First Alert Forecast

Rainfall Totals From San Diego's Monday Storm

When will the storm hit San Diego County? How much rain will we get? Get your First Alert Forecast below

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The storm system that dumped huge amounts of rain on Northern California on Sunday made its way south Monday, albeit much weaker. Here's how hard it hit San Diego.

Rainfall Totals

So, how much rain did San Diego County see?

The heaviest rainfall was in the mountains, hitting Palomar Mountain particularly hard, but valleys also received significant rainfall, according to the final rainfall totals reported by the National Weather Service.

Along the coast, El Camino Del Norte led coastal areas with .46 inches of rain and several communities checked in above a quarter-inch.

  • El Camino Del Norte: .46 inches
  • Fashion Valley: .40 inches
  • Carlsbad Airport: .31inches
  • Encinitas: .34 inches
  • Oceanside: .27 inches
  • Point Loma: .27 inches
  • Brown Field .27 inches
  • National City: .24 inches
  • University Heights: .23 inches
  • Del Mar: .19 inches
  • Vista:.16 inches
  • San Ysidro: .16 inches

Otay Mountian RAWS saw the most rain out of the valley communities with .67 inches, but few other places totaled more than a half-inch.

  • Rainbow Camp: .59 inches
  • Lower Otay Flats: .53 inches
  • Mt. Woodson: .54 inches
  • Skyline Ranch: .46 inches
  • Harbison Canyon: .43 inches
  • Alpine: .36 inches
  • La Mesa: .35 inches
  • Escondido: .34 inches
  • Fallbrook: .30 inches
  • Santee: .30 inches
  • El Cajon:.26 inches
  • Ramona: .23 inches
  • Poway: .17 inches

And in the mountains, Palomar Mountain cleared an inch.

  • Palomar CRS: 1.04 inches
  • Palomar Mountain RAWS: 1.03 inches
  • Lake Cuyamaca: .98 inches
  • Lake Cuyamaca Mesonet: .75 inches
  • Julian: .77 inches
  • Palomar Observatory: .68 inches
  • Mesa Grande: .67 inches
  • Mount Laguna: .46 inches
  • Henshaw Dam: .46 inches

No snow or lightning strikes were reported.

About the Storm

Some light rain touched down in the early afternoon, but the bulk of the storm system reached the top of San Diego County at around 4 p.m. after a long journey from Northern California where it dumped record-setting rain.

"This will mostly be an afternoon issue across the county — afternoon and evening," NBC 7 Meteorologist Sheena Parveen said.

The storm moved southeast across the county and by 5 p.m. much of the county was be wet. Heavy rains were reported from Mira Mesa to Mid-City during the evening commute.

The rain tapered off by around 6:30 p.m., and by 7:15 p.m. the storm system was straddling the U.S.-Mexico border and dumping rain in Tijuana, Mexico, and the southeastern corner of San Diego County.

What is an Atmospheric River?

This storm system is caused by an atmospheric river, an invisible "river" of water vapor in the Earth's atmosphere that can move up to 25 times more water in a day than the Mississippi River.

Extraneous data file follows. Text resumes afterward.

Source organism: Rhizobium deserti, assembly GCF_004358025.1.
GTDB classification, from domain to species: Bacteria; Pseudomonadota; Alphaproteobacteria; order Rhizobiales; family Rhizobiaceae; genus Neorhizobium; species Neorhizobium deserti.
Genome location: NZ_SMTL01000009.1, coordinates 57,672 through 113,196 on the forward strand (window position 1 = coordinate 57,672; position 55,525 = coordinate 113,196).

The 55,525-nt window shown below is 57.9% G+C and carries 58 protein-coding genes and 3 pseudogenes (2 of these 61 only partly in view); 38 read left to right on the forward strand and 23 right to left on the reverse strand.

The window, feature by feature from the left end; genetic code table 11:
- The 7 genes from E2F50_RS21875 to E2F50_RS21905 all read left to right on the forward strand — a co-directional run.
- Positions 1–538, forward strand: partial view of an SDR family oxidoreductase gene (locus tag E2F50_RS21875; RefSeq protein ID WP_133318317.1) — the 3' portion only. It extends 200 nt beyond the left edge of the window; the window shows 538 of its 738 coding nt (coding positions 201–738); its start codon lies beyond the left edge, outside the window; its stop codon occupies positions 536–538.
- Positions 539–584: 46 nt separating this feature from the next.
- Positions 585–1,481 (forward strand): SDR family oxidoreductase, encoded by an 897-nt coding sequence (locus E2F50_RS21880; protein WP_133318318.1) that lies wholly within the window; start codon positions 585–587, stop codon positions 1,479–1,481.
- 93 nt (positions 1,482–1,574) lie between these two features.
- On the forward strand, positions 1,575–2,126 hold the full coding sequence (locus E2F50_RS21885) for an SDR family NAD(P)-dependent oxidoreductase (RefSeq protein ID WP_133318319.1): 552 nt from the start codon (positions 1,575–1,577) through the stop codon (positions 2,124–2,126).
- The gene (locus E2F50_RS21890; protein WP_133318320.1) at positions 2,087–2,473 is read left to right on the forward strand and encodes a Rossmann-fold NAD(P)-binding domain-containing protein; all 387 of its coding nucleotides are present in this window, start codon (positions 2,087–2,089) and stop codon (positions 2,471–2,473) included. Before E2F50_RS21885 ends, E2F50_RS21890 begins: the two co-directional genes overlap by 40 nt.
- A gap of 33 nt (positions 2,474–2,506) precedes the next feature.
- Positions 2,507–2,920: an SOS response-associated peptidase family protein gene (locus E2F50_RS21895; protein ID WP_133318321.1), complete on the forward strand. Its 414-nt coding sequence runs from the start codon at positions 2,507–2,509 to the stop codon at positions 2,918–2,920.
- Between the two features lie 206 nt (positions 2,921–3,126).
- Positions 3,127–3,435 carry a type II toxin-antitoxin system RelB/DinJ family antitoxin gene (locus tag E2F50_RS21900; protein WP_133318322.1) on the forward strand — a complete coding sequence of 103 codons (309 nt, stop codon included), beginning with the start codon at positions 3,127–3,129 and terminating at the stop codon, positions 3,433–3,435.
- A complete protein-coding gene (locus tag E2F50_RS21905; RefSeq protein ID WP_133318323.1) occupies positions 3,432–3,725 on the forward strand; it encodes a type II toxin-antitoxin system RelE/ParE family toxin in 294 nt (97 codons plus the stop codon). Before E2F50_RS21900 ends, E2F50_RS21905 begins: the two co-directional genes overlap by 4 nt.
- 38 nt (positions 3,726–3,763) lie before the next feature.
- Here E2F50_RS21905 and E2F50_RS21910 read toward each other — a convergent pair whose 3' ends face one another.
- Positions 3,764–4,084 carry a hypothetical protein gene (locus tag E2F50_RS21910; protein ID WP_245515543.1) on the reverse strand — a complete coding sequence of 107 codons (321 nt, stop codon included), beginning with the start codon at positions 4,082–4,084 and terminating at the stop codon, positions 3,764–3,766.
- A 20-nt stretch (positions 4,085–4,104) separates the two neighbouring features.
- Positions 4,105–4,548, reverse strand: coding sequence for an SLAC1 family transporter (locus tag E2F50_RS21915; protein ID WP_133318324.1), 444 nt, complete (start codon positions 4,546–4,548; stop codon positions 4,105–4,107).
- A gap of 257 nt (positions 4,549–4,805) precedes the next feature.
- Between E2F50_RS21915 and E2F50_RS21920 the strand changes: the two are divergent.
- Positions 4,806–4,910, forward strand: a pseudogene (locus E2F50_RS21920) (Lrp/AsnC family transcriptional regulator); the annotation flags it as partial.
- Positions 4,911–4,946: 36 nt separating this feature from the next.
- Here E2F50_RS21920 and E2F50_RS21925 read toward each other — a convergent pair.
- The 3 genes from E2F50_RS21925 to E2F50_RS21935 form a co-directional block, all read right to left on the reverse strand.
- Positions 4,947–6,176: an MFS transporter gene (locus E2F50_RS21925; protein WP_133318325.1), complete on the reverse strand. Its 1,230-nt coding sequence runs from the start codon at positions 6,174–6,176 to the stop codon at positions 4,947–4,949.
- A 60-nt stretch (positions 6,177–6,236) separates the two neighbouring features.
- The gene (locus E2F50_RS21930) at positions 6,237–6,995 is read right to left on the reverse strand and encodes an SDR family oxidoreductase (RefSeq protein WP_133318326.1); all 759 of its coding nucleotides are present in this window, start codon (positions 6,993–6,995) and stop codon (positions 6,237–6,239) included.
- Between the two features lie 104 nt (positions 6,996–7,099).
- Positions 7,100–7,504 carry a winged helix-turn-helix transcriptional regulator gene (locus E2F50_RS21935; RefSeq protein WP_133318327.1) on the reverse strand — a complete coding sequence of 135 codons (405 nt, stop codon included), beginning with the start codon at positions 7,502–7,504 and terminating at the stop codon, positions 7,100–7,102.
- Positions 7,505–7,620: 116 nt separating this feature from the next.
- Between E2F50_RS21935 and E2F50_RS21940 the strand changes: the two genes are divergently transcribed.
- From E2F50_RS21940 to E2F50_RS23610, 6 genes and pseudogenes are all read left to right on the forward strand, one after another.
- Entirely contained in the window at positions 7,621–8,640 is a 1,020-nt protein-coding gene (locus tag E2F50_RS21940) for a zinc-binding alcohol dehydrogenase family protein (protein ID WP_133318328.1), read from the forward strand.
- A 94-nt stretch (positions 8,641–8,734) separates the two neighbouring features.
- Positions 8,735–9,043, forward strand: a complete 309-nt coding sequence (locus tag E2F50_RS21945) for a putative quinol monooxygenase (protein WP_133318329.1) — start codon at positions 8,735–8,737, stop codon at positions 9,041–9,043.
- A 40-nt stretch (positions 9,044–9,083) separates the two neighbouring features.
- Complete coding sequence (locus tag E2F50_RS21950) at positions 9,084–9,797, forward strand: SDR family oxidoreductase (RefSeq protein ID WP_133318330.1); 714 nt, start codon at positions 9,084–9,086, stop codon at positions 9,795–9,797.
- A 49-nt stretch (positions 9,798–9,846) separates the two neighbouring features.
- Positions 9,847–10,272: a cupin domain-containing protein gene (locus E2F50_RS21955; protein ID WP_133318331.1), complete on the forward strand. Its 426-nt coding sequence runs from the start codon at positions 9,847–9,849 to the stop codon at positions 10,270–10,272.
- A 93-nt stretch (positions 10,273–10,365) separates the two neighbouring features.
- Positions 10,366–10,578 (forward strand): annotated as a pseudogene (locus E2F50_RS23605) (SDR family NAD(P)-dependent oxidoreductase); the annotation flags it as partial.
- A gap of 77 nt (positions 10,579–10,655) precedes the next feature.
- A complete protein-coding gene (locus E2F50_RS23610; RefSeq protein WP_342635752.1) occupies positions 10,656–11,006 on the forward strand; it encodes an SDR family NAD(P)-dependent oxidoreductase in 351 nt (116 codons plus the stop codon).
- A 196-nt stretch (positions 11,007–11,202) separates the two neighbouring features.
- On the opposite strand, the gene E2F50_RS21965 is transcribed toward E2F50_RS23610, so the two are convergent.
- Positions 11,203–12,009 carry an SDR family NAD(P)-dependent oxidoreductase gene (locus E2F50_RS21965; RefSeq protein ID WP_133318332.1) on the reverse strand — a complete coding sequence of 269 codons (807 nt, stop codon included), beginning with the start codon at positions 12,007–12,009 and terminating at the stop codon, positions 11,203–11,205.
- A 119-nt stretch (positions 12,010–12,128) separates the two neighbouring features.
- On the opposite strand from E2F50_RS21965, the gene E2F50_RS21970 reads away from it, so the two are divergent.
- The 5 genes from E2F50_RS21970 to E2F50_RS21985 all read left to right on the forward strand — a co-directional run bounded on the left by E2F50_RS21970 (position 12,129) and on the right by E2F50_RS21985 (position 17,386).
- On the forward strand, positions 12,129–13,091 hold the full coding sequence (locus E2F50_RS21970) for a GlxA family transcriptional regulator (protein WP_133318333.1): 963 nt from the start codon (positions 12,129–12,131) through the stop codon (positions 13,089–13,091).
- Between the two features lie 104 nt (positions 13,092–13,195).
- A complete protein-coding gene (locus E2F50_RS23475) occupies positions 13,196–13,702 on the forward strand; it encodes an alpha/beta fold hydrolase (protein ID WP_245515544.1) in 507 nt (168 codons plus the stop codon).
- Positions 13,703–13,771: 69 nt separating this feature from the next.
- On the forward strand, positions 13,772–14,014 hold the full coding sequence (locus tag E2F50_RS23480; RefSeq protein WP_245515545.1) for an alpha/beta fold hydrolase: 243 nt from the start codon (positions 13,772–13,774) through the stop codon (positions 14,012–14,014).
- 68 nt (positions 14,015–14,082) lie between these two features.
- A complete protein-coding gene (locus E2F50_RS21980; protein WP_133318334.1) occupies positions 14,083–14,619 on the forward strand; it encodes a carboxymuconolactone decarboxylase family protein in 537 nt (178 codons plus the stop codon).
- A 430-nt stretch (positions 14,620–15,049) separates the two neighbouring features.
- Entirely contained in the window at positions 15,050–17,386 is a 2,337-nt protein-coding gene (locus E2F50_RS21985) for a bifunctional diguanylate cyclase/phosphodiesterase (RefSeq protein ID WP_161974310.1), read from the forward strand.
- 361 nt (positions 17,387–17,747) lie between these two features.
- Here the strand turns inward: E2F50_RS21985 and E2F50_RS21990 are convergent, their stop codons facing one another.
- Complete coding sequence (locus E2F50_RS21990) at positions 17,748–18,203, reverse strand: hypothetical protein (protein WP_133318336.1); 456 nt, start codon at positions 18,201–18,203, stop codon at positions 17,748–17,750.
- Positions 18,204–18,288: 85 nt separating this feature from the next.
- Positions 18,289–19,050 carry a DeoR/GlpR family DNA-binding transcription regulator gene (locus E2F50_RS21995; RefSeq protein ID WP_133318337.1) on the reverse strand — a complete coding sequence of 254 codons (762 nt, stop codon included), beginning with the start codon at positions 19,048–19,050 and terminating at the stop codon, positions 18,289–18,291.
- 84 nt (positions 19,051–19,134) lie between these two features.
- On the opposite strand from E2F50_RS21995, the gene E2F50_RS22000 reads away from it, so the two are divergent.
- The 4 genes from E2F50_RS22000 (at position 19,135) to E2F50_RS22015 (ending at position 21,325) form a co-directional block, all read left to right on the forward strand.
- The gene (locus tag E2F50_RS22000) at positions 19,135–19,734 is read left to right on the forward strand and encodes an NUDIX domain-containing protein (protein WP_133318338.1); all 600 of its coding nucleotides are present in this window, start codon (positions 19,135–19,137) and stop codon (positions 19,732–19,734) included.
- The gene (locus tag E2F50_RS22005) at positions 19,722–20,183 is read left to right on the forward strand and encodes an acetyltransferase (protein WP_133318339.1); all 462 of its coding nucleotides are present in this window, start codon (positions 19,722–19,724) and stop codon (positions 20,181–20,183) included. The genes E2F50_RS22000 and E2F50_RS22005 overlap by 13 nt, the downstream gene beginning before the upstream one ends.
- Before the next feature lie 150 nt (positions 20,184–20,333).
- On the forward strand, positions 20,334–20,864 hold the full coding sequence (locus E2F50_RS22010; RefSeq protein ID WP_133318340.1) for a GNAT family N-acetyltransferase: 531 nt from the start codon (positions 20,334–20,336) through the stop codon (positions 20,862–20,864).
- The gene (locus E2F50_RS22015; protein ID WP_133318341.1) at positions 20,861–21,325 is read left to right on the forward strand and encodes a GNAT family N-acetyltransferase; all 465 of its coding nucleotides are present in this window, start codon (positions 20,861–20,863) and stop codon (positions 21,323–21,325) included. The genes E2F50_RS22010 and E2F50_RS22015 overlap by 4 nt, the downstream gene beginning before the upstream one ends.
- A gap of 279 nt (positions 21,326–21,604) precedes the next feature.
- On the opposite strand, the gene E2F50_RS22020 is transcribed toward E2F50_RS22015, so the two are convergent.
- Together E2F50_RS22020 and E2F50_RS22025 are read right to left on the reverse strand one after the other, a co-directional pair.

But the atmospheric river will affect San Diego County differently than it did Northern California because of the region's proximity to the "stream" coming from the tropics. Here's NBC 7/Telemundo 20 Meteorologist Ana Cristina to explain:

Meteorologist Ana Cristina Sánchez explains what an Atmospheric River is and what the scale for AR’s measures.

Advisories, Warnings and Preparedness

The coast is under a high surf advisory, with waves expected to range from 6-8 feet. Some sets in south San Diego County could reach 10 feet, Parveen said. The advisory is in effect from 11 a.m. Monday to 3 p.m. Wednesday.

The Ocean Beach Pier was closed Monday afternoon ahead of the high surf.

In the mountains and deserts, winds could reach 55 mph, prompting a wind advisory from 10 a.m. Monday to 2 p.m. Tuesday.

The city of San Diego is urging residents to be prepared for the storm before it rains. Check storm drains and report any problems, download the Alert San Diego app and retrieve sandbags if needed.

The city is offering 10 bags per household or business, but sand is not provided.

Once the rain arrives, residents should report flooding to the city's emergency dispatch center at 619-527-7500 or to the county. Never drive through flooded roadways. Get more preparedness tips here.

This Week's Weather

The storm system wasn't expected to linger for more than a day in San Diego County. There could be a few light showers Tuesday morning, and then the region will dry up.

Cooler temperatures will last a few more days before a warm-up on Thursday when temperatures will soar into the low 80s along the coast and close to 90 inland, Parveen said.

By Friday, temperatures will cool again.

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